It’s only taken twenty-two episodes, but “Lost in Space” finally addresses some fundamental questions about its robots. Did something make them, or did they make themselves? The show skirts around the robots having agency and sentience to make the human eagerness to enslave them a little less creepy, presumably. Though Molly Parker salivates over the idea of doing it in this episode. It’s so funny how they brought it up once and then completely forgot about the morality issue.
Everyone’s got something to do this episode, even if it’s staring into the main action of the scene like you’re superfluous (both Parker Posey and Ignacio Serricchio do it). I haven’t checked, but I’m assuming season three is the last one for “Lost in Space,” so they’re trying to wrap things up. And doing it very quickly; thank goodness the robots come equipped with a walkie-talkie feature allowing communication across half a galaxy or so.
But I’m getting ahead of myself.
The episode starts with Taylor Russell finding real dad Russell Hornsby alive in his cryotube. It’s unclear whether he escaped the ship or if the ship moved him over to an escape vessel without waking him up. It seems like the latter, but there’s also not a lot of talk about Hornsby. See, Russell can’t bring herself to tell him he’s her dad, so instead, they talk around it. When they finally start getting on the same wavelength… well, the writing’s not good, but Russell’s sincerity carries through.
Zack Estrin has the writer credit. It’s not his first (though the last episode he got a credit on was episode two of season three, so exactly one season before), but he’s not particularly impressive. Combined with Kevin Rodney Sullivan’s direction and the frantic but good special effects, it all feels like “Lost in Space” is in a hurry to wrap up. The time for character development has passed.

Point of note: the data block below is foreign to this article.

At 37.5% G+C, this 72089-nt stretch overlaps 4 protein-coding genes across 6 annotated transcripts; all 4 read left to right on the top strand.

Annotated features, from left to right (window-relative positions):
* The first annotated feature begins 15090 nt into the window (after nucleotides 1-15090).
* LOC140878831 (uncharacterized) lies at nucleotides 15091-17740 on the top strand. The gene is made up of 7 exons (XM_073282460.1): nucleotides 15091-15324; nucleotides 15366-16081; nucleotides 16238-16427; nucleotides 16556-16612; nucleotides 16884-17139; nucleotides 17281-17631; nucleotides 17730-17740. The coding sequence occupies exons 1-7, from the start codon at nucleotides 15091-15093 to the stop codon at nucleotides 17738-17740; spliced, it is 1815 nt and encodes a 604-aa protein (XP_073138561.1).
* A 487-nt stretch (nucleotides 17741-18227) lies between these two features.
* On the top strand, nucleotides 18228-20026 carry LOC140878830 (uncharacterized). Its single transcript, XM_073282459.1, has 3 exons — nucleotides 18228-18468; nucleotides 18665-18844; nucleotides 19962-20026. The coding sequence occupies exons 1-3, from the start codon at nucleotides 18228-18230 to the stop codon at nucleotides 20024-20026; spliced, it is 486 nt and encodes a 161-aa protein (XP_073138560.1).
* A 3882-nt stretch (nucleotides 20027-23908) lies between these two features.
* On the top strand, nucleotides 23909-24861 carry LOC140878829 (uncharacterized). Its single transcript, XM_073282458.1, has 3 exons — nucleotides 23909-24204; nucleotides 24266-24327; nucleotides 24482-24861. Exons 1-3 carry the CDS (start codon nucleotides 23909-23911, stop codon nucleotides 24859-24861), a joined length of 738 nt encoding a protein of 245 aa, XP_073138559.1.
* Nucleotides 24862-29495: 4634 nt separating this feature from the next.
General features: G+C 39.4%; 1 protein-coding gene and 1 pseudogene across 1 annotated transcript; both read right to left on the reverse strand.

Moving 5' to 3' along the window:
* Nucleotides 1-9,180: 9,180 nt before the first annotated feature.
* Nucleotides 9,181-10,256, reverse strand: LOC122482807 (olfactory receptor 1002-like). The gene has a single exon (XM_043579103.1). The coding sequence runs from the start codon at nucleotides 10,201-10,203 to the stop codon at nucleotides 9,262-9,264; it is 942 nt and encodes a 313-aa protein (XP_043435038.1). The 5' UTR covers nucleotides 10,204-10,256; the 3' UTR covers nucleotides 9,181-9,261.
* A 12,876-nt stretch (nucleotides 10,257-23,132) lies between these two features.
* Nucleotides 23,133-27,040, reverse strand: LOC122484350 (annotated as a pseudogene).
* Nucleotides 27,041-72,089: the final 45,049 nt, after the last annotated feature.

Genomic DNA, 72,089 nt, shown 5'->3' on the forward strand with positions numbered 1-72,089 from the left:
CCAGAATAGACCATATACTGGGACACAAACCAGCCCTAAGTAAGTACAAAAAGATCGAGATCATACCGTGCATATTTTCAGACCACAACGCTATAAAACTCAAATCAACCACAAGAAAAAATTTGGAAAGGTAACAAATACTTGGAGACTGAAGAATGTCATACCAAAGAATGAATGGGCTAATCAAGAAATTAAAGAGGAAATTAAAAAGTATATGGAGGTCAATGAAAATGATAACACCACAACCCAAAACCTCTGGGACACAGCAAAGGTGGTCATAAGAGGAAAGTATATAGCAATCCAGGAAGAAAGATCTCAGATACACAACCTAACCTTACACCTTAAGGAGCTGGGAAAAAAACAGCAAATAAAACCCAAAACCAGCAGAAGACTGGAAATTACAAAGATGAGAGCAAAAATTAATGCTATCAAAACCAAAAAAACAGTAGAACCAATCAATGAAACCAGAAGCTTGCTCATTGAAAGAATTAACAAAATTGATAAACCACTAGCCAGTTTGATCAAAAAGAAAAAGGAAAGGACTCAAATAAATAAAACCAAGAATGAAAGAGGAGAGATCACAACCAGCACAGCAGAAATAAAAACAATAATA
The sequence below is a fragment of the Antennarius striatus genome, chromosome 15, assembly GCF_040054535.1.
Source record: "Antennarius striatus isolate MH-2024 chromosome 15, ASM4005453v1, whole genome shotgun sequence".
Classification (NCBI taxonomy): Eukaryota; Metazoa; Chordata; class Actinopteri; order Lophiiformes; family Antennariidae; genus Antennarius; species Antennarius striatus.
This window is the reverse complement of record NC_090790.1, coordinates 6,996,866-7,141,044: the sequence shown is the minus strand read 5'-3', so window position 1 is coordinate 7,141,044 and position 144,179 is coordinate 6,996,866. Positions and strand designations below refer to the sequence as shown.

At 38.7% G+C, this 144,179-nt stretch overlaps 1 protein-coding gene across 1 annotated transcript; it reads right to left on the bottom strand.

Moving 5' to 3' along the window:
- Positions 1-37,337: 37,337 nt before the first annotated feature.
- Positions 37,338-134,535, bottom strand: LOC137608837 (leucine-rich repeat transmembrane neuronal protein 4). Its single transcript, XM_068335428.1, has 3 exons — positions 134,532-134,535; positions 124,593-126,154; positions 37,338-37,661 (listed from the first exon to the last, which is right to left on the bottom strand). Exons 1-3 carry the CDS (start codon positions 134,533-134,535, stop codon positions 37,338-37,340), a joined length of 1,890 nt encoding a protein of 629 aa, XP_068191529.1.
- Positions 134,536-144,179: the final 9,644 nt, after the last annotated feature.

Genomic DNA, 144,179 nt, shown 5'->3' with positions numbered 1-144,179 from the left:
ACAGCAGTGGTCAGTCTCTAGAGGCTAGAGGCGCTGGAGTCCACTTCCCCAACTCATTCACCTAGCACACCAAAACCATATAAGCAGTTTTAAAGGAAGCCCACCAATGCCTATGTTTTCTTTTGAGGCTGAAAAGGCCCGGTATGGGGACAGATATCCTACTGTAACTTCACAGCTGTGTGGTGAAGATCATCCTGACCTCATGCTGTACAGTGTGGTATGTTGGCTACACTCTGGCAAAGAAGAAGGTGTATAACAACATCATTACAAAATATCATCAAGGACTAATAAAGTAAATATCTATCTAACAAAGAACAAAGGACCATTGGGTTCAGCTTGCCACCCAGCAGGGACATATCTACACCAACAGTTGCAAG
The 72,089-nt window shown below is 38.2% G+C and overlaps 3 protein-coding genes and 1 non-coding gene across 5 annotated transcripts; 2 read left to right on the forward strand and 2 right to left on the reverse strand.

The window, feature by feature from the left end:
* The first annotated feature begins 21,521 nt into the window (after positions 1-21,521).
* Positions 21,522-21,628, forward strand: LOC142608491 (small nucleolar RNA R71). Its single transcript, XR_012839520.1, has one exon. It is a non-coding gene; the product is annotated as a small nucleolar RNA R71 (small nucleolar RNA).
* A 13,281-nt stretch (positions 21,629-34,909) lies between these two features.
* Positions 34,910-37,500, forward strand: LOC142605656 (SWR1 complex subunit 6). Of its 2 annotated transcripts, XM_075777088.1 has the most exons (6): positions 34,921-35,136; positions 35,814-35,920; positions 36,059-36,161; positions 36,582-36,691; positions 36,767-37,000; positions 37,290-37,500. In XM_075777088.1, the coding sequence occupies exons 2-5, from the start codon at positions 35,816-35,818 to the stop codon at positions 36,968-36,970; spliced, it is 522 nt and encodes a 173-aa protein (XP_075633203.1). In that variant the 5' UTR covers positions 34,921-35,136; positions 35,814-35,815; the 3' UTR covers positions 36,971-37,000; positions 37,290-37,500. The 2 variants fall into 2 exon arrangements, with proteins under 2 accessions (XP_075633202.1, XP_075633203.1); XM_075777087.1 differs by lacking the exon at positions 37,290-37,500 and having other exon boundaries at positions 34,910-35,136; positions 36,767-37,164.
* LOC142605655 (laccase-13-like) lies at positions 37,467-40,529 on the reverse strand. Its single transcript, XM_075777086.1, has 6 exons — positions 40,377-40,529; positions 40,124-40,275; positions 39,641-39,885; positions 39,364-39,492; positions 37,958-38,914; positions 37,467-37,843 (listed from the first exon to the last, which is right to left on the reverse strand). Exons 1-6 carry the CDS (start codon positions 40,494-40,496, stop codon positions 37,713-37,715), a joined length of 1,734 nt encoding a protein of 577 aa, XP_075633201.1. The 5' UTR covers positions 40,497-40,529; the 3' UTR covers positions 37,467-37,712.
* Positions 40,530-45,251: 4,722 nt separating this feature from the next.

And not just for surprise reveal characters, but the main cast as well. Mina Sundwall has reverted back to her sarcastic mode, which has some okay lines, just nothing for the character. She, Maxwell Jenkins, and Parker Posey are trying to find the robot, who wandered off last episode with the reveal of an alien civilization in the distance. There are some setbacks and fretting about Posey’s reliability as a comrade, but eventually, the episode gets to setting up its way out of the current predicament. Luckily, Jenkins and Sundwall get into position at just the same time Parker and Toby Stephens do in their plot.
Parker’s full of life again, ready to go get her kids and stop feeling sorry for herself. So she and Stephens are flying down to a planet to recover a destroyed robot, so they can torture it into flying them where they want to go. Serricchio is along for the ride, which just means wisecracks. There are some all right ones too.
One Aliens riff later, they find themselves in danger from an unknown robot. And over in the other plot, the robot keeps telling Jenkins they’re in danger. Shame the robot’s got such a limited vocabulary because if he could string two sentences together, they wouldn’t have needed the episode.
It feels like the end of the first act (of “Season Three”). It could be better, could be worse. But trying to wrap up the series in eight episodes gets “Lost in Space” a lot of leeway. As does avoiding having all the little kids in it. The action just sticks to the main cast; it also seems we’re leaning in on Jenkins as messiah, which will at least be a flex, something the show’s managed to avoid doing for almost its entire run.